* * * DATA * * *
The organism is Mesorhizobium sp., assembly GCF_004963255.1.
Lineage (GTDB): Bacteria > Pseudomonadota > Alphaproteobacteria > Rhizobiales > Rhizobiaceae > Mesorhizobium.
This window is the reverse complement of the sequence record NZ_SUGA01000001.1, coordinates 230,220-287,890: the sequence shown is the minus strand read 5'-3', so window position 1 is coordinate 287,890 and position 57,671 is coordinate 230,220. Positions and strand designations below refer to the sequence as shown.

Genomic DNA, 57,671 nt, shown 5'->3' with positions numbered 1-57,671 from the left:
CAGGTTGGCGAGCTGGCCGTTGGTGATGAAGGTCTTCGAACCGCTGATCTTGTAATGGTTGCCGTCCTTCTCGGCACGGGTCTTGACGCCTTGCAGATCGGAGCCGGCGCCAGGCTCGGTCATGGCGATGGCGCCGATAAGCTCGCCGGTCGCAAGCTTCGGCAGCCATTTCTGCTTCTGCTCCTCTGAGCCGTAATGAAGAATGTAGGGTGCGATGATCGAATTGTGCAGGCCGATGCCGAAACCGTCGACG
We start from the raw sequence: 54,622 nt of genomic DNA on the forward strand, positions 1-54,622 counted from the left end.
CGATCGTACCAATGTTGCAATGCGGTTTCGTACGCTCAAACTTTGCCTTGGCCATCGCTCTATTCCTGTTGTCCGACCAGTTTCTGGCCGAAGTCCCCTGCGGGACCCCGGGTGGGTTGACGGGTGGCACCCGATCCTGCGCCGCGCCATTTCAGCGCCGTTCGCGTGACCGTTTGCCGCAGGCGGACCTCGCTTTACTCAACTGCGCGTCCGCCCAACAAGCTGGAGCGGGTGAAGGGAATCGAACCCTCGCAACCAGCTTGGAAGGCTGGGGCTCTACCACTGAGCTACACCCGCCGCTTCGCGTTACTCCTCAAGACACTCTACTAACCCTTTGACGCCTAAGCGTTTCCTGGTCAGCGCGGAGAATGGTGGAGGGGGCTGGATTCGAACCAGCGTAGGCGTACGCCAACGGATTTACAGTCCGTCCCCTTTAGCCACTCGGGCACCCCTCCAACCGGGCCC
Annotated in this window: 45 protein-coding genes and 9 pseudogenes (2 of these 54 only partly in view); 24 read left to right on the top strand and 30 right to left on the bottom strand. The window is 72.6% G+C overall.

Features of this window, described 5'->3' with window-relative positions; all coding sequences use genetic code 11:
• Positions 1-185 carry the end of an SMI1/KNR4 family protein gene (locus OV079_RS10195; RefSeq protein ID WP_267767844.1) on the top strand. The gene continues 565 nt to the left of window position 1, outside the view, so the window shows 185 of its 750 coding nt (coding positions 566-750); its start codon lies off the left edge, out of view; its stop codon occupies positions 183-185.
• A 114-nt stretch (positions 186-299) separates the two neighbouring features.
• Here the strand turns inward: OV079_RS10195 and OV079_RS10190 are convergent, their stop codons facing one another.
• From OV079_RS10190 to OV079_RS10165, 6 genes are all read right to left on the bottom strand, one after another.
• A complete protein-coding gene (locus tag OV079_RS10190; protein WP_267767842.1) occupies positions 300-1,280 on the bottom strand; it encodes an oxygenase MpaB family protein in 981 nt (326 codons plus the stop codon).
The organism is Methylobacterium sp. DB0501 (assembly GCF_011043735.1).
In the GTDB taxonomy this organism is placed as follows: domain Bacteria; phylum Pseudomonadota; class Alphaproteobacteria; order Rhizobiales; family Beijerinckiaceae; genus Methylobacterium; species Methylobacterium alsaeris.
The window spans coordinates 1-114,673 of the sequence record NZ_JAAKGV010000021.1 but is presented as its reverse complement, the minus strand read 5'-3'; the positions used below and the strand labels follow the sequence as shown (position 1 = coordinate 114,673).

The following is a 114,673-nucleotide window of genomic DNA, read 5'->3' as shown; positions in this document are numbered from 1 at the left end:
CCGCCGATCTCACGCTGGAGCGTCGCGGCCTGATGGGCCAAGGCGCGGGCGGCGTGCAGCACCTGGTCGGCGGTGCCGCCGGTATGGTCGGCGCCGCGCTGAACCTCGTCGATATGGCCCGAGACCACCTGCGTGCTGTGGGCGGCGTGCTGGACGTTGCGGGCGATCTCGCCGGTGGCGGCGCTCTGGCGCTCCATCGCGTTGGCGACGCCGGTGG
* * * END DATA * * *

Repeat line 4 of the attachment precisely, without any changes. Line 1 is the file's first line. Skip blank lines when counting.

Genomic DNA, 57,671 nt, shown 5'->3' with positions numbered 1-57,671 from the left: